-Always have your paddle lying at-the-ready in your lap.
-Kayak anglers are on the move, casting repeatedly to targets and often changing direction or adjusting position while fishing.
-You should practice using the paddle with one hand while holding the rod in the other hand.
- A major part of good paddling form is torso rotation. By locking your elbows at the 90 degree angle, you force your torso to provide the power instead of relying on your arms for power.
To hold one position:
Wedging the kayak is my most utilized technique. Upon spotting a good target area, I look downstream for an appropriate wedging rock. I paddle around the target area, making sure I keep my distance from the area I want to fish. Then I run up onto the wedging rock from the downstream side.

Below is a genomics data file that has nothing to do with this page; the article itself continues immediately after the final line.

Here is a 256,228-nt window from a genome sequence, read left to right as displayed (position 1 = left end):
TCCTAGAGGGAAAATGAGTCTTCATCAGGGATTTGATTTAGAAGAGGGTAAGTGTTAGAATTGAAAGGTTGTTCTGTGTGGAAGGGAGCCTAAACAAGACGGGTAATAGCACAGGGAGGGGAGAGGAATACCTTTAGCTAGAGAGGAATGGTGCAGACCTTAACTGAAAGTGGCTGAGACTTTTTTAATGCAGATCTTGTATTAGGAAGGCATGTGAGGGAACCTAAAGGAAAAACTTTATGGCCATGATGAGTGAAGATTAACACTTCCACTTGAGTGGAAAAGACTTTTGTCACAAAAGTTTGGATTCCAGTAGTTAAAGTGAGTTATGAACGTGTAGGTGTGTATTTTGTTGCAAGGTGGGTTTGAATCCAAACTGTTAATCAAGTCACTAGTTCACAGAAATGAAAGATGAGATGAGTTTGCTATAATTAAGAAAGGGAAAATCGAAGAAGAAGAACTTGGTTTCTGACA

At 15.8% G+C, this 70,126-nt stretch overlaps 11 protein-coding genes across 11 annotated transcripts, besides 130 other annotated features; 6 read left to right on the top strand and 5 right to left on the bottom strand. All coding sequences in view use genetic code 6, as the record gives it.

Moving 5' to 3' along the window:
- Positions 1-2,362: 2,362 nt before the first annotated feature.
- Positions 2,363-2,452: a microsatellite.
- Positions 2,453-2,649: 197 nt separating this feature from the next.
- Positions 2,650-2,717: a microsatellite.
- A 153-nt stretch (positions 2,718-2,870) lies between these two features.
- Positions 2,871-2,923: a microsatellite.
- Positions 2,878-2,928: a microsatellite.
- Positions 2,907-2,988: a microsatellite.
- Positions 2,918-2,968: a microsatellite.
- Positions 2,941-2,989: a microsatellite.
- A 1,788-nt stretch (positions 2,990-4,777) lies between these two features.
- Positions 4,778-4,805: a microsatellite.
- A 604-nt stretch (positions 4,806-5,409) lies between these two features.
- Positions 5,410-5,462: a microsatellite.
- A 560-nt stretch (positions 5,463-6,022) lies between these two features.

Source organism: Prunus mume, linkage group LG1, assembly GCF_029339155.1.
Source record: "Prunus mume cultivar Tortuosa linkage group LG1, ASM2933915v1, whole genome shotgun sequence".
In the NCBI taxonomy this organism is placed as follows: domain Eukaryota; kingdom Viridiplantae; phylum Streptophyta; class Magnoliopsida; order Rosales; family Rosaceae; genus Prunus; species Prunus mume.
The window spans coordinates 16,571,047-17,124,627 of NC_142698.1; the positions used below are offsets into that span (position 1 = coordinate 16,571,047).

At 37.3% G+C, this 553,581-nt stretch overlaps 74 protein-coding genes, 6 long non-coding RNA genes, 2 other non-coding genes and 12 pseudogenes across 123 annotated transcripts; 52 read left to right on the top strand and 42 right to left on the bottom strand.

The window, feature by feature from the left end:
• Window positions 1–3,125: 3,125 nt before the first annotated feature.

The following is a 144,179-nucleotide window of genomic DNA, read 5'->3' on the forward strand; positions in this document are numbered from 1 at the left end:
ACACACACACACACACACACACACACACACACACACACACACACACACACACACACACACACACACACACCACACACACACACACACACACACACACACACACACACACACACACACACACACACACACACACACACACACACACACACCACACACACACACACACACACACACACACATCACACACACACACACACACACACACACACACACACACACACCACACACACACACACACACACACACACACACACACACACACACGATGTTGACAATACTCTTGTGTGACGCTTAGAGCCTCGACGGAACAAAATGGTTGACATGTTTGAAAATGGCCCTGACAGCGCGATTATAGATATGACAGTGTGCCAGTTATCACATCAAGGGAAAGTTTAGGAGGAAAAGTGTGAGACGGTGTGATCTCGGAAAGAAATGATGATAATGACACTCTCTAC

- Attempting to wedge from the upstream side frequently results in a dunking, but can be performed on rocks that have very little current flowing over them. Several attempts may need to be made to find the correct position atop the submerged object. By putting your hands on the rock, and pulling yourself up onto it, you may find a more stable position.
- Other shallow areas such as mud banks, shallow submerged timber, or gravel bars are also good places to wedge. Grass beds slow the current down and are also good places to wedge.
- The best wedging rocks or logs are completely submerged, but come within an inch or two of the surface. Kayaks with strong keel lines may wedge more securely between two shallow V shaped rocks. Experiment and learn to identify the areas that create the most stable wedge.